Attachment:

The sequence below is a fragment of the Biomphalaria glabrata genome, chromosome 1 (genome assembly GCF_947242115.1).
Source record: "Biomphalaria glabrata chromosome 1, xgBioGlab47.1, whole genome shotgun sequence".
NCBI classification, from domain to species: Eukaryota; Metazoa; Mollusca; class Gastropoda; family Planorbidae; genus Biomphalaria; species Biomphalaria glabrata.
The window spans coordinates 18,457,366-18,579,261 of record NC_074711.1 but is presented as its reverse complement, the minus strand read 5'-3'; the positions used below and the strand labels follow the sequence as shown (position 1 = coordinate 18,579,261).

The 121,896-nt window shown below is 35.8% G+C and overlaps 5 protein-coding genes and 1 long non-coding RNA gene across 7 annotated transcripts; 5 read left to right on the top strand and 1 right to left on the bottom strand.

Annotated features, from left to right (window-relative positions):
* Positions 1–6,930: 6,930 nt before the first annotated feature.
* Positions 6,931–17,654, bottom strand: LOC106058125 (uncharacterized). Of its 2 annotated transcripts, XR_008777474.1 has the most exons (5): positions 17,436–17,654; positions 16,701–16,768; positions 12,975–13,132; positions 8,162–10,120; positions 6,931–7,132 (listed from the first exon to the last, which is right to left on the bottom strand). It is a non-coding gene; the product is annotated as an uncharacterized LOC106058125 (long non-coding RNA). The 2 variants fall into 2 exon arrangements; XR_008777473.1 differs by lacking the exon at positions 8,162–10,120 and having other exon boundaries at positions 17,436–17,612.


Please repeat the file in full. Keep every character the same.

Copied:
The sequence below is a fragment of the Biomphalaria glabrata genome, chromosome 1 (genome assembly GCF_947242115.1).
Source record: "Biomphalaria glabrata chromosome 1, xgBioGlab47.1, whole genome shotgun sequence".
NCBI classification, from domain to species: Eukaryota; Metazoa; Mollusca; class Gastropoda; family Planorbidae; genus Biomphalaria; species Biomphalaria glabrata.
The window spans coordinates 18,457,366-18,579,261 of record NC_074711.1 but is presented as its reverse complement, the minus strand read 5'-3'; the positions used below and the strand labels follow the sequence as shown (position 1 = coordinate 18,579,261).

The 121,896-nt window shown below is 35.8% G+C and overlaps 5 protein-coding genes and 1 long non-coding RNA gene across 7 annotated transcripts; 5 read left to right on the top strand and 1 right to left on the bottom strand.

Annotated features, from left to right (window-relative positions):
* Positions 1–6,930: 6,930 nt before the first annotated feature.
* Positions 6,931–17,654, bottom strand: LOC106058125 (uncharacterized). Of its 2 annotated transcripts, XR_008777474.1 has the most exons (5): positions 17,436–17,654; positions 16,701–16,768; positions 12,975–13,132; positions 8,162–10,120; positions 6,931–7,132 (listed from the first exon to the last, which is right to left on the bottom strand). It is a non-coding gene; the product is annotated as an uncharacterized LOC106058125 (long non-coding RNA). The 2 variants fall into 2 exon arrangements; XR_008777473.1 differs by lacking the exon at positions 8,162–10,120 and having other exon boundaries at positions 17,436–17,612.